Barbara Bush goes Rio
Rio de Janeiro, Brazil With Barbara Bush looking on, sequined hummingbirds and models in body paint gave a glittering kickoff to Rio's two-day samba parade, the centerpiece of Brazil's annual Carnival bash.
Seven samba groups each with as many as 6,000 costumed dancers paraded until dawn Monday at the "Sambadrome" stadium.
Many in the crowd strained to get a look at Mrs. Bush, who declined a special box equipped with bulletproof glass and watched the parade from the box of a beer company, Brahma.
The former U.S. first lady and mother of the president waved, clapped and snapped photos as the dancers paraded by and left after midnight, when the show was just getting warmed up.
Lifetime not over
Berlin Robert Altman suspects it may be a bit early for lifetime achievement awards like the one he received at the Berlin Film Festival.
"It's a great honor, but I hope it doesn't mean lifetime. I have plans," the director told a news conference Sunday as he received a Silver Bear at the festival.
His latest film, "Gosford Park," is set 60 years ago. The Kansas City, Mo., native said it's not a period piece.
"At my age, the film is contemporary," quipped the 76-year-old, who won a Golden Globe for best director for the movie last month and is seen as a likely best director nominee when Oscar nominations are announced today.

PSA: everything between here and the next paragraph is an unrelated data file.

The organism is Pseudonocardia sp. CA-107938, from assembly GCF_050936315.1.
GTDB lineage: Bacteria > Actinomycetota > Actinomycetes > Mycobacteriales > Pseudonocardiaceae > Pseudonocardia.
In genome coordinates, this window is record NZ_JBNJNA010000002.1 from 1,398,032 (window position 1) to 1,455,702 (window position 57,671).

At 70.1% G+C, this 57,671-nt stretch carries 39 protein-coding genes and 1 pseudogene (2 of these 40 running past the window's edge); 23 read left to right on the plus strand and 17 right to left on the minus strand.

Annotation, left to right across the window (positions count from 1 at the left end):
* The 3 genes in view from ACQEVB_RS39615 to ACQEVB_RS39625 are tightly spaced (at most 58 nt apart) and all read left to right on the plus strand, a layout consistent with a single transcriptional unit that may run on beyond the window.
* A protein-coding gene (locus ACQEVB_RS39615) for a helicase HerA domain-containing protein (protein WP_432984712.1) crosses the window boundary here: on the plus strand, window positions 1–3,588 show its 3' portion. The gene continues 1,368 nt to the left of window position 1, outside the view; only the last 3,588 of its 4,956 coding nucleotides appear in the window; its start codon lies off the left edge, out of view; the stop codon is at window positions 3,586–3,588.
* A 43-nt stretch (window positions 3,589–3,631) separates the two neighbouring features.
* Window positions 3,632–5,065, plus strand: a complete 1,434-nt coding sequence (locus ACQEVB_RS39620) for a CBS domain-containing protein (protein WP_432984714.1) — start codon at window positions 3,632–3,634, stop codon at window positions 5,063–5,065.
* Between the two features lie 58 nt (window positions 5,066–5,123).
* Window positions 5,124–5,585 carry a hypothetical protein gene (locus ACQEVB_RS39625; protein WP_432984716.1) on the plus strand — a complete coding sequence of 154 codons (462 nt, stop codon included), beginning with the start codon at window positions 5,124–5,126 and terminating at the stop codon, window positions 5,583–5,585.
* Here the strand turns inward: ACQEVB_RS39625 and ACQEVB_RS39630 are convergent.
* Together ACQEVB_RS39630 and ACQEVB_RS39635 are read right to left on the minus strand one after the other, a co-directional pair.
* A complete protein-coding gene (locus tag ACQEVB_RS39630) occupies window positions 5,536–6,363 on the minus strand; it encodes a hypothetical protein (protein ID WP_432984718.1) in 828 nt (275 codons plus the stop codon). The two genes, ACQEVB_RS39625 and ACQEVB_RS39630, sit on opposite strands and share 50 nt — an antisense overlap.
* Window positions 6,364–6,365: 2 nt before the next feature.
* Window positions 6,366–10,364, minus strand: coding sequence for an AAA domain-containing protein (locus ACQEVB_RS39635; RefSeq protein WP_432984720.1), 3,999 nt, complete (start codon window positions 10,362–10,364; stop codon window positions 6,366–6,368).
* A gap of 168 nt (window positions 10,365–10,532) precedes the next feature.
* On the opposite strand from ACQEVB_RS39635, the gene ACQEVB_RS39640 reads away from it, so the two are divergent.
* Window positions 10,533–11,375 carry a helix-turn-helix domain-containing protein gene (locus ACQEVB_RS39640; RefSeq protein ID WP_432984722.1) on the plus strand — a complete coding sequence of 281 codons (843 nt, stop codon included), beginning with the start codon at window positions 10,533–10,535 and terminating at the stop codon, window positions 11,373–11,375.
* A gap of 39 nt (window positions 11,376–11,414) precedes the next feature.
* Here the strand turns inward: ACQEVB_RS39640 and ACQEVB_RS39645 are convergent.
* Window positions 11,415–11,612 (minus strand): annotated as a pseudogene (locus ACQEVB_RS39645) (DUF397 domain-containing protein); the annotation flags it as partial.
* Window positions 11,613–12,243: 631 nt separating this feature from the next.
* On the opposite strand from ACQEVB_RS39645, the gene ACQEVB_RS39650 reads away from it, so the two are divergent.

Beyond the music
Ottawa, Canada U2's Bono has a powerful fan but not necessarily of the singer's music.
At the closing news conference of a meeting of G-7 finance ministers, U.S. Treasury Secretary Paul O'Neill mentioned that he met Bono last year at the singer's request, adding he initially feared it would be "just another rock star who wants to use me for something."
Instead, the scheduled half-hour session lasted more than 90 minutes as the two discussed issues such as development aid for Africa. "He's a serious person," O'Neill said of Bono. "He cares deeply about these issues, and you know what? He knows a lot about them."
Tights don't make hero
Los Angeles "Spider-Man" director Sam Raimi doesn't take the superhero film too seriously.
"It's hard for me to make a grand statement of our society, and this movie is not that, it's for entertainment, first and foremost," he told the Los Angeles Times. "But you know, 'hero' is such a sacred word right now. We've seen now what a hero is by watching some among us risk and lose their lives to help others. We all want to pay tribute to those men and women for that."
The guy who's putting on the tights in "Spider-Man" is Tobey Maguire, co-star of "Ride With the Devil," and "Wonder Boys."